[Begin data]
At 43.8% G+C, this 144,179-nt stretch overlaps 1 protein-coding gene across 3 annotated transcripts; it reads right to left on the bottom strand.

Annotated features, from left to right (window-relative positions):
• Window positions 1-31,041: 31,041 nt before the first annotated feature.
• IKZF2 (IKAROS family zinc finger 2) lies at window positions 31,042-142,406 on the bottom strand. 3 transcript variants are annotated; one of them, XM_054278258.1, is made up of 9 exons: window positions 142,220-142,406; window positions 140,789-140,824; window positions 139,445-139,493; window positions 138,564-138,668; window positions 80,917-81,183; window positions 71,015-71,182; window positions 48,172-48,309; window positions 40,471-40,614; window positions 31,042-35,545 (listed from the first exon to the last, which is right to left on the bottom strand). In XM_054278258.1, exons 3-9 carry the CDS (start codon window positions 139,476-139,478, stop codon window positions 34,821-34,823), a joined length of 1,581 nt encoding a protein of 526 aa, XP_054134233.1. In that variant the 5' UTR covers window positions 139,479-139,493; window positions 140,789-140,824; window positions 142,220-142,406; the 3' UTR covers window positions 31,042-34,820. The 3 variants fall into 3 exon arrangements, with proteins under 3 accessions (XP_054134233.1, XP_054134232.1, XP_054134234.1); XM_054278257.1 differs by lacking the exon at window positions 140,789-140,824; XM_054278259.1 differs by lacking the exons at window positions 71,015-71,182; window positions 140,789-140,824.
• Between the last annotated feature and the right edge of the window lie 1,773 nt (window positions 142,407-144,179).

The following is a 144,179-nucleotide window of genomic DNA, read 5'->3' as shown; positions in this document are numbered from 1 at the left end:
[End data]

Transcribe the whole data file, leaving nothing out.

At 43.8% G+C, this 144,179-nt stretch overlaps 1 protein-coding gene across 3 annotated transcripts; it reads right to left on the bottom strand.

Annotated features, from left to right (window-relative positions):
• Window positions 1-31,041: 31,041 nt before the first annotated feature.
• IKZF2 (IKAROS family zinc finger 2) lies at window positions 31,042-142,406 on the bottom strand. 3 transcript variants are annotated; one of them, XM_054278258.1, is made up of 9 exons: window positions 142,220-142,406; window positions 140,789-140,824; window positions 139,445-139,493; window positions 138,564-138,668; window positions 80,917-81,183; window positions 71,015-71,182; window positions 48,172-48,309; window positions 40,471-40,614; window positions 31,042-35,545 (listed from the first exon to the last, which is right to left on the bottom strand). In XM_054278258.1, exons 3-9 carry the CDS (start codon window positions 139,476-139,478, stop codon window positions 34,821-34,823), a joined length of 1,581 nt encoding a protein of 526 aa, XP_054134233.1. In that variant the 5' UTR covers window positions 139,479-139,493; window positions 140,789-140,824; window positions 142,220-142,406; the 3' UTR covers window positions 31,042-34,820. The 3 variants fall into 3 exon arrangements, with proteins under 3 accessions (XP_054134233.1, XP_054134232.1, XP_054134234.1); XM_054278257.1 differs by lacking the exon at window positions 140,789-140,824; XM_054278259.1 differs by lacking the exons at window positions 71,015-71,182; window positions 140,789-140,824.
• Between the last annotated feature and the right edge of the window lie 1,773 nt (window positions 142,407-144,179).

The following is a 144,179-nucleotide window of genomic DNA, read 5'->3' as shown; positions in this document are numbered from 1 at the left end: